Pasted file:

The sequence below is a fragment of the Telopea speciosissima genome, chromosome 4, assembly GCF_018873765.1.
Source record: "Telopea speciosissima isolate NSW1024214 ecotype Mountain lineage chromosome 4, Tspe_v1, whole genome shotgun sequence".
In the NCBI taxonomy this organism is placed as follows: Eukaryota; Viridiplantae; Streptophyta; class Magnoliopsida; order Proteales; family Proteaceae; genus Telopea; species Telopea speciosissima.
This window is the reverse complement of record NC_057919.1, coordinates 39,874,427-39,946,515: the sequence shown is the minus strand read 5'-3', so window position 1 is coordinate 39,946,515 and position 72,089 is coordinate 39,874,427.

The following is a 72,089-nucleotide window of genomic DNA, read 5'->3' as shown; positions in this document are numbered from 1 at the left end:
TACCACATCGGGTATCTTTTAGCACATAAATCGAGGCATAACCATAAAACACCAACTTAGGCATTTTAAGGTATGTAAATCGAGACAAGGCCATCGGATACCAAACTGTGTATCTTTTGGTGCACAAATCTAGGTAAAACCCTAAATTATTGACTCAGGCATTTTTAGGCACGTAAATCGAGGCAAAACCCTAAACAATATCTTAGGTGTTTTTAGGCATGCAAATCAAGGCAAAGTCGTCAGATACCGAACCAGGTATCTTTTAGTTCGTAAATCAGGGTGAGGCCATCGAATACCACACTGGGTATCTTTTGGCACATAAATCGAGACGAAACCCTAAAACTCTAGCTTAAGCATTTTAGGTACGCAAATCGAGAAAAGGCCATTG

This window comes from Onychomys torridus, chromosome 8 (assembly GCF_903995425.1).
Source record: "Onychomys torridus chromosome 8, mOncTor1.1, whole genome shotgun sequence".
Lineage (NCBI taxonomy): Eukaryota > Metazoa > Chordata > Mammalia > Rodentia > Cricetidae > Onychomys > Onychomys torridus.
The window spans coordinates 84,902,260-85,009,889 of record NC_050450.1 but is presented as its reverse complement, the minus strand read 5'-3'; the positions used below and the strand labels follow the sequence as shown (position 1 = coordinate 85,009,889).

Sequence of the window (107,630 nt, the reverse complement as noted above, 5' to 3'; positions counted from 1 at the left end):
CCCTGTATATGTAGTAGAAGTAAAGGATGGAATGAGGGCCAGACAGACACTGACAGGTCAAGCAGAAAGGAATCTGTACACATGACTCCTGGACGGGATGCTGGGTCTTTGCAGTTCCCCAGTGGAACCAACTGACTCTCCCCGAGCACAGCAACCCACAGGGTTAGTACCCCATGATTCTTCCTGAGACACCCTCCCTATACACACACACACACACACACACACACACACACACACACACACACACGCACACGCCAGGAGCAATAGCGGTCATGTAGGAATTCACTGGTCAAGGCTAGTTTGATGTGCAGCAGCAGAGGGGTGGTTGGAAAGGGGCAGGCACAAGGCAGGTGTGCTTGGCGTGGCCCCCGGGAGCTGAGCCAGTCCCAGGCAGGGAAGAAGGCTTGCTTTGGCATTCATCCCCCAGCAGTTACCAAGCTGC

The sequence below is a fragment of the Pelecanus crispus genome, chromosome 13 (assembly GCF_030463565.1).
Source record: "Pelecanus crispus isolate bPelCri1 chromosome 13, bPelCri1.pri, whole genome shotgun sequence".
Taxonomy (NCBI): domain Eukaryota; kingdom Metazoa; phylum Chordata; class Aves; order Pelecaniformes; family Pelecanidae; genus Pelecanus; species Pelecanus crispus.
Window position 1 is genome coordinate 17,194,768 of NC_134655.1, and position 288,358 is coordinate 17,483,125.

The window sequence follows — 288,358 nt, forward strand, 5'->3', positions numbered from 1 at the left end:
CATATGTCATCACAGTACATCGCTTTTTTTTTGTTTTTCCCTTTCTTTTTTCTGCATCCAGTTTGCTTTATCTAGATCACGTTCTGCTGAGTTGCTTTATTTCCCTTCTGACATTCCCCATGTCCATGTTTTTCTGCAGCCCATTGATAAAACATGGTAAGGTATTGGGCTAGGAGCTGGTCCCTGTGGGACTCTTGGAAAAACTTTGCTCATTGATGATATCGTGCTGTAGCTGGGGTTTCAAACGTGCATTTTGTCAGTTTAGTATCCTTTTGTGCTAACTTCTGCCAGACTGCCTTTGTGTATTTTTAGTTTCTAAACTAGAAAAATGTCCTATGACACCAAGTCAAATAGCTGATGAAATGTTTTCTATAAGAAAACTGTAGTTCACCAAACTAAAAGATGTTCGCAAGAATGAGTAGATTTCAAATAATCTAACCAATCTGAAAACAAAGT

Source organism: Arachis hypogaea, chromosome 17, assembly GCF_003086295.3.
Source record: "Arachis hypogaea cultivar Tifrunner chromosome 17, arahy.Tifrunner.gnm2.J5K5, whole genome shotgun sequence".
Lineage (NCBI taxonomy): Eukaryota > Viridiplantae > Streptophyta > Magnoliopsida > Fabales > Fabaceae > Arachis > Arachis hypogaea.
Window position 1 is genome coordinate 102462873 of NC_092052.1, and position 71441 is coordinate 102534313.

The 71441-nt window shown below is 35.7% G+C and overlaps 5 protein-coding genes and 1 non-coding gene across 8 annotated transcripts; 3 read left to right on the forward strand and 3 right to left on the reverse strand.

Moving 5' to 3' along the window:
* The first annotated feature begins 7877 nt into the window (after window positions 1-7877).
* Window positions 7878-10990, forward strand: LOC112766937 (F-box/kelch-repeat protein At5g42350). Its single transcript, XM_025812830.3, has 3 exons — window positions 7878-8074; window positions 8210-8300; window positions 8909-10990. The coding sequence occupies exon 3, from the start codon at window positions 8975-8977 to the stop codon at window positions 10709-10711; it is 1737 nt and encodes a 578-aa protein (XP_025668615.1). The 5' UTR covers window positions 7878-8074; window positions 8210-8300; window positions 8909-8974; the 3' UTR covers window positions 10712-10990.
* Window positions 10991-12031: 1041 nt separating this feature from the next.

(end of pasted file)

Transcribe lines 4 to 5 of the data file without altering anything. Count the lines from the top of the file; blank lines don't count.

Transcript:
This window is the reverse complement of record NC_057919.1, coordinates 39,874,427-39,946,515: the sequence shown is the minus strand read 5'-3', so window position 1 is coordinate 39,946,515 and position 72,089 is coordinate 39,874,427.

The following is a 72,089-nucleotide window of genomic DNA, read 5'->3' as shown; positions in this document are numbered from 1 at the left end: